Valtteri Bottas surprises Lewis Hamilton by taking Bahrain F1 pole

Whatever happens as Sunday’s Bahrain Grand Prix plays out, it will remain a memorable weekend for Valtteri Bottas, who took the first pole position of his career, one the Finn will have no fears he is capable of turning into another milestone with his first race win. He beat his Mercedes team-mate Lewis Hamilton, who was on a run of six consecutive pole positions, into second place with the better lap when it counted. Their front row lock-out, the first for Mercedes this season, with Sebastian Vettel’s Ferrari in third, gives the team their best chance to dictate the race from the front.

Bottas is an undoubted talent but brought in to replace Nico Rosberg at Mercedes this season has yet to show his best in both the single lap discipline and in race pace. Hamilton had led both Q1 and Q2 and, while Bottas initially set the marker on the first quick runs in Q3, the British driver matched it, going five-hundredths better.

On the last outing, however, the Finn, who has repeatedly insisted he is not intimidated by the three-times world champion, proved it with a lap that showed he was capable of improving on what was already an impressive time. He was strong on the apexes and inch-perfect, finding something extra in the final sector. His time of 1.28.769 was quicker than Hamilton’s initial run and the British driver could not match it, his final run three-hundredths back.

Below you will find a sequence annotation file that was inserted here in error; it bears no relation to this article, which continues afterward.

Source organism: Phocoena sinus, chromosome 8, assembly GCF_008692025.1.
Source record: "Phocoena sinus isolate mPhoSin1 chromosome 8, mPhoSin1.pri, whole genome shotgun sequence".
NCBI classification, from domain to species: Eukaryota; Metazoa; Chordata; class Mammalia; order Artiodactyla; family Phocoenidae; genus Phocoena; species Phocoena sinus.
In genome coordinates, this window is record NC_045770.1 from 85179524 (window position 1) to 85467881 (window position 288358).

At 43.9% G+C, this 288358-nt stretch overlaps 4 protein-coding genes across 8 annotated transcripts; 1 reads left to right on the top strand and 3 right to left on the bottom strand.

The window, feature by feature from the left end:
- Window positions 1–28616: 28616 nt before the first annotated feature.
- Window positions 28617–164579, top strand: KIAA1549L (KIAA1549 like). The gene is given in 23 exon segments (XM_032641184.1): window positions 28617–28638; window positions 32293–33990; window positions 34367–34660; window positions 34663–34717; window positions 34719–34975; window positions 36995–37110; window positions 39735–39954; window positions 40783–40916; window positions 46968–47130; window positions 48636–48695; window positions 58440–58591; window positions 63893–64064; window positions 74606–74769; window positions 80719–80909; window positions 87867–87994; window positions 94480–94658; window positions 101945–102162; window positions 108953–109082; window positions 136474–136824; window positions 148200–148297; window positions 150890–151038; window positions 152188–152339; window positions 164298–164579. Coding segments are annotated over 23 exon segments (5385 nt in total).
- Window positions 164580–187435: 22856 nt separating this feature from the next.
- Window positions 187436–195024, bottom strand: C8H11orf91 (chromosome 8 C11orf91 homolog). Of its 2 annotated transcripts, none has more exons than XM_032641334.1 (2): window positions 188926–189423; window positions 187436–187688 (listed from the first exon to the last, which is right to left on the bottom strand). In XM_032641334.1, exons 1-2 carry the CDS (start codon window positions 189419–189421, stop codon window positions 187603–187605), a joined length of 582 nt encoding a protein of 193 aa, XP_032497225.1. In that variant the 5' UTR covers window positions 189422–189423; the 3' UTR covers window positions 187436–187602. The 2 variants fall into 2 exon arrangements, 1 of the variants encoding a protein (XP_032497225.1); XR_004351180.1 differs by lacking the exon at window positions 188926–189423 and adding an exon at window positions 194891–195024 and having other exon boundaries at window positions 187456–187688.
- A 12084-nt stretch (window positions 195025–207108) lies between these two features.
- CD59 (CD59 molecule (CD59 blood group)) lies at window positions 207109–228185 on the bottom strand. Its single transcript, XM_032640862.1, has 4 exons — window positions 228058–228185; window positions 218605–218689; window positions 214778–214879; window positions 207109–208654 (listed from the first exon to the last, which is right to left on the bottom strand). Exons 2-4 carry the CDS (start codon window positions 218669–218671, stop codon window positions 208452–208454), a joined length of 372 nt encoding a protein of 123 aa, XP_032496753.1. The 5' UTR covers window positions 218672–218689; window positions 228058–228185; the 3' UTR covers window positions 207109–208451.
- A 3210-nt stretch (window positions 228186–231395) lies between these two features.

The Finn is not lacking in self-belief and with the two Mercedes drivers allowed to race one another, he has every chance to win and add another intriguing element to a fascinating opening to the 2017 season. “It is too early to say about the title fight but we are now the two best teams and I feel I’m now in the game,” said Bottas.

“It took me a few races to get pole but hopefully it’s the first of many,” he added. “For a short period of time you have to enjoy what you have done but the main point is tomorrow so there is no point starting to dream about anything. It is all about focusing on the race, and getting the maximum out of it. Hopefully we can get the team’s first one-two of the year.”

The last time a Finnish driver took pole was Heikki Kovalainen at Silverstone in 2008, beating Hamilton to the top spot when the pair were at McLaren and the British driver welcomed the additional challenge to his battle with Vettel from his current team-mate. “I’m really happy it’s more than just the two of us,” he said. “There’s going to be lots of ups and downs this year but Valtteri’s definitely keeping me on my toes and I’m thoroughly happy for him.”

Hamilton also admitted he had just been unable to beat Bottas when it counted and was as generous to his team-mate as he has been in his rivalry with Vettel this season. “Today he was just quicker, and did a better job, so hats off to him,” he said. “It is a great battle and that is how close qualifying should always be. It forces us to be more on the limit.”